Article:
Fakenham, Acle, Norwich, Holt and Diss youngsters tackle rural Norfolk concerns

Scenes from the CPRE schools conference at Fakenham Academy conference hall. Picture: Matthew Usher.

Scenes from the CPRE schools conference at Fakenham Academy conference hall. Picture: Matthew Usher. - Credit: Matthew Usher

The impact of housing and tourism on rural Norfolk was the hot topic of conversation as youngsters from across the county came together to discuss rural issues and how they affect their communities.

Dozens of teenagers descended on Fakenham Academy yesterday for a new conference for schoolchildren hosted by the Campaign to Protect Rural England (CPRE) Norfolk.

The event saw pupils from five different high schools meet with industry experts to discuss the topic Battle or Balance, Setting Priorities for Land Use in Rural Norfolk.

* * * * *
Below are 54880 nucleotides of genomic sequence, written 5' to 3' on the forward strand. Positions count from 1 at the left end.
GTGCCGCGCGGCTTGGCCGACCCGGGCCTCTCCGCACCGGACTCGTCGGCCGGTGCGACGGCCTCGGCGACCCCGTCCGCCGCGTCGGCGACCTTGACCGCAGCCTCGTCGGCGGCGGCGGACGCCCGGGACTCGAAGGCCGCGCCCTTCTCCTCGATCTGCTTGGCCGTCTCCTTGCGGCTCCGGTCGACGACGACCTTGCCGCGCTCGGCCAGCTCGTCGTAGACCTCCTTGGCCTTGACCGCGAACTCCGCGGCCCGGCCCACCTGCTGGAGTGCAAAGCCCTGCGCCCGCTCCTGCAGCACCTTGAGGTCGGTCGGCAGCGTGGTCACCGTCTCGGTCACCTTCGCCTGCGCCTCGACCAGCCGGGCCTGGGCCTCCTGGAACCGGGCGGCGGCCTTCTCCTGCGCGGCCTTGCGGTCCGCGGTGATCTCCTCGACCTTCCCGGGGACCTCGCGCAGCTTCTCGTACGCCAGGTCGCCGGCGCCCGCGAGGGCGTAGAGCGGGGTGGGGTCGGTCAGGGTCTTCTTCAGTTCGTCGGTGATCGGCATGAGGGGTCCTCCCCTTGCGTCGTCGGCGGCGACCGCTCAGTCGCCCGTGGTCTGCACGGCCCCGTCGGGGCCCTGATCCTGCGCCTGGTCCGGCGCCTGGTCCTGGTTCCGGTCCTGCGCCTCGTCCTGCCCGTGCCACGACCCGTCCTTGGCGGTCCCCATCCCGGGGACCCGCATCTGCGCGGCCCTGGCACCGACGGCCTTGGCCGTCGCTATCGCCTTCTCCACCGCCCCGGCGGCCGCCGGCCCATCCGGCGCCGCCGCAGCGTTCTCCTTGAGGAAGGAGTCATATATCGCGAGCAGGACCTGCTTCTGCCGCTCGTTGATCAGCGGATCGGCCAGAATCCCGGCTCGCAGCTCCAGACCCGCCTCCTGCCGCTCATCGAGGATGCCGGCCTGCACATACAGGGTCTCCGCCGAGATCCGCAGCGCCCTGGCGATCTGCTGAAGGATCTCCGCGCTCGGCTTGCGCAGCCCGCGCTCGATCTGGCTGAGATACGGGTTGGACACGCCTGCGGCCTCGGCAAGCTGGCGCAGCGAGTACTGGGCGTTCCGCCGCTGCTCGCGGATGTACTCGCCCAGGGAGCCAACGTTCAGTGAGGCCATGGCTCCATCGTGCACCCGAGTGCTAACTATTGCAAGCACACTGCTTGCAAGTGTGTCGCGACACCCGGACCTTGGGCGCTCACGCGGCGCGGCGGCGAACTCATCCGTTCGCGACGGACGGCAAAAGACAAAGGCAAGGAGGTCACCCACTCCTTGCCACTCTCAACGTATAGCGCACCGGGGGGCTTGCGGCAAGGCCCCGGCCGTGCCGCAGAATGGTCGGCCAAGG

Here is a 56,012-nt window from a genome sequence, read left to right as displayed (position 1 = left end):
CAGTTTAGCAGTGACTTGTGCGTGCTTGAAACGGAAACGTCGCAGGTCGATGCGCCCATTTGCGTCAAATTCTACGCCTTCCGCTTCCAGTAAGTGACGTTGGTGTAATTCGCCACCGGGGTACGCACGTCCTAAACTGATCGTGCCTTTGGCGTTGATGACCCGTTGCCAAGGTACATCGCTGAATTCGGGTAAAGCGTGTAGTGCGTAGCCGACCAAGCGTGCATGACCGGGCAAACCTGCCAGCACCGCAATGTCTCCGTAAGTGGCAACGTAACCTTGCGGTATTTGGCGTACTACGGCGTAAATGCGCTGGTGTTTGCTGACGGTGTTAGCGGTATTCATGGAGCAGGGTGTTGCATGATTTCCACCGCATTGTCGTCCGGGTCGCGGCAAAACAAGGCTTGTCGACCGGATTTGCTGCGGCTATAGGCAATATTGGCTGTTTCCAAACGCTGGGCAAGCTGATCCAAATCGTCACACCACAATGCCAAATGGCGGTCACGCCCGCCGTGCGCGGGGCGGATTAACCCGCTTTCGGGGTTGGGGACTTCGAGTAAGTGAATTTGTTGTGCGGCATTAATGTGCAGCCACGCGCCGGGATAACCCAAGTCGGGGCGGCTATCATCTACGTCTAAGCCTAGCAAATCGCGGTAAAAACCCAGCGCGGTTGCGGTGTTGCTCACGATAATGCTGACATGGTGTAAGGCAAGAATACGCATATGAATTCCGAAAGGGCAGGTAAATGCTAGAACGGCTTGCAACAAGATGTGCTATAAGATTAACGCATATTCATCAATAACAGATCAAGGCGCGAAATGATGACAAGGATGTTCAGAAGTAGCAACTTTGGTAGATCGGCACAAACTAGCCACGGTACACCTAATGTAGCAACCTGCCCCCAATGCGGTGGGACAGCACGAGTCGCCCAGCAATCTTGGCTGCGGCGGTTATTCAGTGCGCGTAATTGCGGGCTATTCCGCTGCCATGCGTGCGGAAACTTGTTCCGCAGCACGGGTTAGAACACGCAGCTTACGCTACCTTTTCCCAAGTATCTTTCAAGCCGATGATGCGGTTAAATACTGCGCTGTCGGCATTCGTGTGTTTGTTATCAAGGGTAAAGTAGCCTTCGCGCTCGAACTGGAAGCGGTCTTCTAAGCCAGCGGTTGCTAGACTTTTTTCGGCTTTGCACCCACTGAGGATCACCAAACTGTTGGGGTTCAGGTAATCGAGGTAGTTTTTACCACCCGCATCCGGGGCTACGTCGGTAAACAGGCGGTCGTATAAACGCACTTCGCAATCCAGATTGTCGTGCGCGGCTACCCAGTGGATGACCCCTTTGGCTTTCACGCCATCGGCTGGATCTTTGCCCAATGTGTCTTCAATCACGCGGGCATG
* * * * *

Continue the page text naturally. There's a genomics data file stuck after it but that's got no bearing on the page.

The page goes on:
Issues raised included the impact of development, how the county can meet its energy needs, how it can feed a growing population and the advantages and disadvantages of tourism in rural areas.

CPRE Norfolk's branch manager Katy Jones said: 'It's been a real eye-opener. These 15 year olds have got such a depth of understanding about the issues, have been able to come with ideas and solutions and understand how it's not easy to find an answer to the problems.'

About 60 pupils from Fakenham Academy, Acle Academy, Norwich High School for Girls, Diss High School and Gresham's took part in the event. They got the chance to listen to and quiz experts and professionals from Natural England, Norfolk Wildlife Trust, Visit North Norfolk, estate agents Savills, property developers Citygate Developments, food producers Nortons Dairy and planning authorities.

Amanda Bell, a teacher from Acle Academy, said: 'It's given them a really good insight into a lot of areas and meeting with other schools has helped them with their confidence as well.'

Most Read

Are you helping to tackle rural issues? Email kate.scotter@archant.co.uk

Become a Supporter

This newspaper has been a central part of community life for many years. Our industry faces testing times, which is why we're asking for your support. Every contribution will help us continue to produce local journalism that makes a measurable difference to our community.

Become a Supporter